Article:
• I am a friend of a gay man who has lived with schizophrenia for many of his 41 years. I am new to this disease and find myself wanting to know more so that I may help my new friend. I know he does not take meds and that he views his diagnosis as a “gift”. I become troubled and confused when our conversations go off in fractured directions. Should I try to convince him to take the meds? Will the world he lives in always be dark? Is there anybody out there who can clue me in?

  • Hi John, I think the best answer is that it’s all very complex and individual, and no one can tell you for sure what will work out best or what will happen. So I think one of the best things you can do is just be curious with him about what his life is like and what he might want different. He sees some of his experiences, that others might label as an illness, as a gift: what does he see as valuable about them? He loses you in conversations at times – does he notice this and would he be willing to try to help you follow him better? He doesn’t like to take medications: what was his prior experience with them and what might his fears and possible hopes be about them in the future? Is he ever interested in seeing a therapist who might help him hold onto what he values about his unique mental state while becoming more able to connect with other people?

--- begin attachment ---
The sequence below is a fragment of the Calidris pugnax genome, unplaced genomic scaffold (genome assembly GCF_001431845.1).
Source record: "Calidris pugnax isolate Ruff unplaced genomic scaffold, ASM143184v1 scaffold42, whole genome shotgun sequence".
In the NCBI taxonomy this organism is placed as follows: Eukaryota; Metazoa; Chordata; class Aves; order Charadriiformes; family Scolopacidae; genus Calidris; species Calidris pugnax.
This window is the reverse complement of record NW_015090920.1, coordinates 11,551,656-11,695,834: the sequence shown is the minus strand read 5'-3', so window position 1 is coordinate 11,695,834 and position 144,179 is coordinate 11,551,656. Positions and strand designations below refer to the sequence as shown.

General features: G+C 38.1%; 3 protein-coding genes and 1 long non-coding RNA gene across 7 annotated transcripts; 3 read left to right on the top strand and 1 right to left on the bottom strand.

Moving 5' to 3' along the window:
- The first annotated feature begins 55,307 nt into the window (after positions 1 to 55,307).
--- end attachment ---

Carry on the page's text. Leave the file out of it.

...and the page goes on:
That’s a few clues from my point of view.

  • The present-day label of “service user” may be preferable to historical terms such as “lunatic” but this still creating a category of people who are in the eyes of society, inferior. If things got so out of hand that you had to seek psychiatric services surely that will be seen as a failure?
    We may move to the point where we stop relaying on the medical model and understand the social nature of mental illness, with interventions focused in this area – but still this does not get away from the fact that those who have been classed as mentally ill will very likely feel like they are “deficient” in some sense.

    This is why I think the idea of mad pride is important. Pride is certainly possible if people are encouraged to seek out the meaning of extreme experiences rather than view them as symptoms of an illness which prevents them from living a normal life. If you brain is able to create a totally alternative reality in which you are a secret agent working for the royal family, or on a special mission from god then I think this is genuinely something to be proud of.